Compliance monitoring

The time spent on processing Access to Information requests is tracked through the electronic ATIP request processing system. For CSA reporting purposes, reports, including one weekly report, are sent to senior management and others concerned by the requests.

Conclusion

Through its ATIP Office, the CSA will continue to carry out its mandate to respond to all access to information requests in accordance with the spirit and letter of the Act. Its mandate will also include the dissemination of data and information as part of the Open Government and Open Science Initiatives.

Delegation order

Canadian Space Agency

Access to Information Act and Privacy Act Delegation Order

The Minister of Industry Canada, pursuant to section 73 of the Access to Information Act and the Privacy Act, hereby designates the persons holding the positions set out in the schedule hereto, or the persons occupying on an acting basis those positions, to exercise the powers and functions of the Minister as the head of a government institution, under the section of the Acts set out in the schedule opposite each position. This Delegation Order supersedes all previous Delegation Orders

Schedule

Position Access to information Act and Regulations Privacy Act and Regulations
Vice President Full authority Full authority
Chief Information Officer Full authority Full authority
Coordinator ATIP Services Section: 4(2.1), 7, 8(1), 9, 11(2), (3), (4), (5), (6),12, 25, 26, 27(1), (4), 43,44,71,72 Section : 8(4), 9(1), (4), 10, 15, 17, 31, 35(4), 72(1)

Dated, at the City of Ottawa
this
The Honourable Navdeep Singh Bains
Minister of Industry (to be known as Minister of Innovation, Science and Economic Development)

Statistical Report on the Access to Information Act

Name of institution: Canadian Space Agency

Reporting period: to

Section 1: Requests Under the Access to Information Act

1.1 Number of requests

Number of Requests
Received during reporting period 43
Outstanding from previous reporting period 5
Total 48
Closed during reporting period 45
Carried over to next reporting period 3

1.2 Sources of requests

Source Number of Requests
Media 28
Academia 5
Business (private sector) 4
Organization 0
Public 6
Decline to Identify 0
Total 43

1.3 Informal requests

Completion Time
1 to 15 Days 16 to 30 Days 31 to 60 Days 61 to 120 Days 121 to 180 Days 181 to 365 Days More Than 365 Days Total
77 12 0 0 0 0 0 89

Note: All requests previously recorded as "treated informally" will now be accounted for in this section only.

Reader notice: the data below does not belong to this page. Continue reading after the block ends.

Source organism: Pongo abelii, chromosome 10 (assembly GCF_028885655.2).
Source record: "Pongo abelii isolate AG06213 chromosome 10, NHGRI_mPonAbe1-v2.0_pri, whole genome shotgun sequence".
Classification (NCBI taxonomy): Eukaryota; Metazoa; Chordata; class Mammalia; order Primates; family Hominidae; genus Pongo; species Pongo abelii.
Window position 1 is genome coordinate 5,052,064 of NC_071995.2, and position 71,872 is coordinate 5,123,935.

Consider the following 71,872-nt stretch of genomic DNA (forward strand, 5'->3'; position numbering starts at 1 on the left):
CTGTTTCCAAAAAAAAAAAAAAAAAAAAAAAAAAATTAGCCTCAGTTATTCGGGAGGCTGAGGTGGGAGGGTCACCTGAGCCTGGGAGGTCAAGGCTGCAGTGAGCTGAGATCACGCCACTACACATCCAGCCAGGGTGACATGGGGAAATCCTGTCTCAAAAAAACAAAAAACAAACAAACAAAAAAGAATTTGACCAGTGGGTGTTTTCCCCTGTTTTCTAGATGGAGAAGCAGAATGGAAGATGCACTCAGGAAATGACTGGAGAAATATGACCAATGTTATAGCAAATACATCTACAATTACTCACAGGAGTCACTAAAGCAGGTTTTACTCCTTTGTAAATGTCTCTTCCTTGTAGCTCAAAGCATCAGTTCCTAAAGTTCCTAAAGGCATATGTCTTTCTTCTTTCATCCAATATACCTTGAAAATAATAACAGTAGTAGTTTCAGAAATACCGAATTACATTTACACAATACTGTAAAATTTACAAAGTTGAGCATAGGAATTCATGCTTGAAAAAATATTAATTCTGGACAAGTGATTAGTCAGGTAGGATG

Section 2: Decline to act on vexations, made in bad faith or abuse of right requests

Number of Requests
Outstanding from previous reporting period 0
Sent during reporting period 2
Total 2
Approved by the Information Commissioner during reporting period 0
Declined by the Information Commissioner during reporting period 2
Carried over to next reporting period 0

Section 3: Requests Closed During the Reporting Period

3.1 Disposition and completion time

Disposition of Requests Completion Time
1 to 15 Days 16 to 30 Days 31 to 60 Days 61 to 120 Days 121 to 180 Days 181 to 365 Days More Than 365 Days Total
All disclosed 2 9 2 1 0 0 0 14
Disclosed in part 2 5 3 8 4 1 1 24
All exempted 0 0 0 0 0 0 0 0
All excluded 0 0 1 0 0 0 0 1
No records exist 0 2 0 0 0 0 0 2
Request transferred 0 0 0 0 0 0 0 0
Request abandoned 3 0 0 0 0 0 0 3
Neither confirmed nor denied 0 1 0 0 0 0 0 1
Decline to act with the approval of the Information Commisioner 0 0 0 0 0 0 0 0
Total 7 17 6 9 4 1 1 45

3.2 Exemptions

Section Number of Requests
13(1)(a) 2
13(1)(b) 0
13(1)(c) 0
13(1)(d) 0
13(1)(e) 0
14 0
14(a) 0
14(b) 0
15(1) 2
15(1) - I.A.Table note 1 2
15(1) - Def.Table note 2 1
15(1) - S.A.Table note 3 0
16(1)(a)(i) 0
16(1)(a)(ii) 0
16(1)(a)(iii) 0
16(1)(b) 0
16(1)(c) 0
16(1)(d) 0
16(2) 1
16(2)(a) 0
16(2)(b) 0
16(2)(c) 2
16(3) 0
16.1(1)(a) 0
16.1(1)(b) 0
16.1(1)(c) 0
16.1(1)(d) 0
16.2(1) 0
16.3 0
16.31 0
16.4(1) a) 0
16.4(1) b) 0
16.5 0
16.6 0
17 0
18(a) 1
18(b) 0
18(c) 0
18(d) 0
18.1(1)(a) 0
18.1(1)(b) 0
18.1(1)(c) 0
18.1(1)(d) 0
19(1) 12
20(1)(a) 0
20(1)(b) 1
20(1)(b.1) 0
20(1)(c) 0
20(1)(d) 0
20.1 0
20.2 0
20.4 0
21(1)(a) 15
21(1)(b) 13
21(1)c) 6
21(1)(d) 1
22 0
22.1(1) 0
23 1
23.1 0
24(1) 0
26 0

3.3 Exclusions

Section Number of Requests
68(a) 0
68(b) 0
68(c) 0
68.1 0
68.2(a) 0
68.2(b) 0
69(1) 0
69(1)(a) 0
69(1)(b) 0
69(1)(c) 0
69(1)(d) 0
69(1)(e) 0
69(1)(f) 0
69(1)(g) re (a) 0
69(1)(g) re (b) 0
69(1)(g) re (c) 0
69(1)(g) re (d) 2
69(1)(g) re (e) 2
69(1)(g) re (f) 0
69.1(1) 0

3.4 Format of information released

Paper Electronic Other
3 35 0

3.5 Complexity

3.5.1 Relevant pages processed and disclosed
Number of Pages Processed Number of Pages Disclosed Number of Requests
4197 2139 43
3.5.2 Relevant pages processed and disclosed by size of requests
Disposition Less Than 100
Pages Processed
101-500
Pages Processed
501-1000
Pages Processed
1001-5000
Pages Processed
More Than 5000
Pages Processed
Number of Requests Pages Disclosed Number of Requests Pages Disclosed Number of Requests Pages Disclosed Number of Requests Pages Disclosed Number of Requests Pages Disclosed
All disclosed 13 176 1 230 0 0 0 0 0 0
Disclosed in part 18 453 4 398 1 851 1 31 0 0
All exempted 0 0 0 0 0 0 0 0 0 0
All excluded 1 0 0 0 0 0 0 0 0 0
Request abandoned 3 0 0 0 0 0 0 0 0 0
Neither confirmed nor denied 1 0 0 0 0 0 0 0 0 0
Total 36 629 5 628 1 851 1 31 0 0
3.5.3 Other complexities
Disposition Consultation Required Assessment of Fees Legal Advice Sought Other Total
All disclosed 4 0 0 0 4
Disclosed in part 17 0 0 0 17
All exempted 0 0 0 0 0
All excluded 0 0 1 0 1
Request abandoned 0 0 0 0 0
Neither confirmed nor denied 0 0 0 0 0
Total 21 0 1 0 22

3.6 Closed requests

3.6.1 Number of requests closed within legislated timelines
Requests closed within legislated timelines